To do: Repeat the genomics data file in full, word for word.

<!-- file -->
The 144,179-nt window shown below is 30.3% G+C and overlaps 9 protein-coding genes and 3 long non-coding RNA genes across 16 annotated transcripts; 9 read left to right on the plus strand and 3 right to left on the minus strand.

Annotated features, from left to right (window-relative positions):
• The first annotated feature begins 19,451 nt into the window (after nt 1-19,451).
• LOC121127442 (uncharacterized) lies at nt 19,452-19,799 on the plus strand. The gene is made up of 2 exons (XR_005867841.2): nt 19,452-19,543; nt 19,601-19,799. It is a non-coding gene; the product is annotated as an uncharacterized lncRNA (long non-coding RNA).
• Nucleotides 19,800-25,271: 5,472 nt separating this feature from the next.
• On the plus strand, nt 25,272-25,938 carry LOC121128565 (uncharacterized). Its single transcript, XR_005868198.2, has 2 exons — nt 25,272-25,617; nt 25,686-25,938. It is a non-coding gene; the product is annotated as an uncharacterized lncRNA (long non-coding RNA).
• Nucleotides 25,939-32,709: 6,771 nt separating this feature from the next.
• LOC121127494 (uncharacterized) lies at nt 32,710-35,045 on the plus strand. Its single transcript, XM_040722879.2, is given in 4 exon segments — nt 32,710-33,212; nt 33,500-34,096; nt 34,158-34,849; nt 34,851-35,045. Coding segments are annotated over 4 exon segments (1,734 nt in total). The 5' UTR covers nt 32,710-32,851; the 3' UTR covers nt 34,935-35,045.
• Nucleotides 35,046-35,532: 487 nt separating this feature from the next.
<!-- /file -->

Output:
The 144,179-nt window shown below is 30.3% G+C and overlaps 9 protein-coding genes and 3 long non-coding RNA genes across 16 annotated transcripts; 9 read left to right on the plus strand and 3 right to left on the minus strand.

Annotated features, from left to right (window-relative positions):
• The first annotated feature begins 19,451 nt into the window (after nt 1-19,451).
• LOC121127442 (uncharacterized) lies at nt 19,452-19,799 on the plus strand. The gene is made up of 2 exons (XR_005867841.2): nt 19,452-19,543; nt 19,601-19,799. It is a non-coding gene; the product is annotated as an uncharacterized lncRNA (long non-coding RNA).
• Nucleotides 19,800-25,271: 5,472 nt separating this feature from the next.
• On the plus strand, nt 25,272-25,938 carry LOC121128565 (uncharacterized). Its single transcript, XR_005868198.2, has 2 exons — nt 25,272-25,617; nt 25,686-25,938. It is a non-coding gene; the product is annotated as an uncharacterized lncRNA (long non-coding RNA).
• Nucleotides 25,939-32,709: 6,771 nt separating this feature from the next.
• LOC121127494 (uncharacterized) lies at nt 32,710-35,045 on the plus strand. Its single transcript, XM_040722879.2, is given in 4 exon segments — nt 32,710-33,212; nt 33,500-34,096; nt 34,158-34,849; nt 34,851-35,045. Coding segments are annotated over 4 exon segments (1,734 nt in total). The 5' UTR covers nt 32,710-32,851; the 3' UTR covers nt 34,935-35,045.
• Nucleotides 35,046-35,532: 487 nt separating this feature from the next.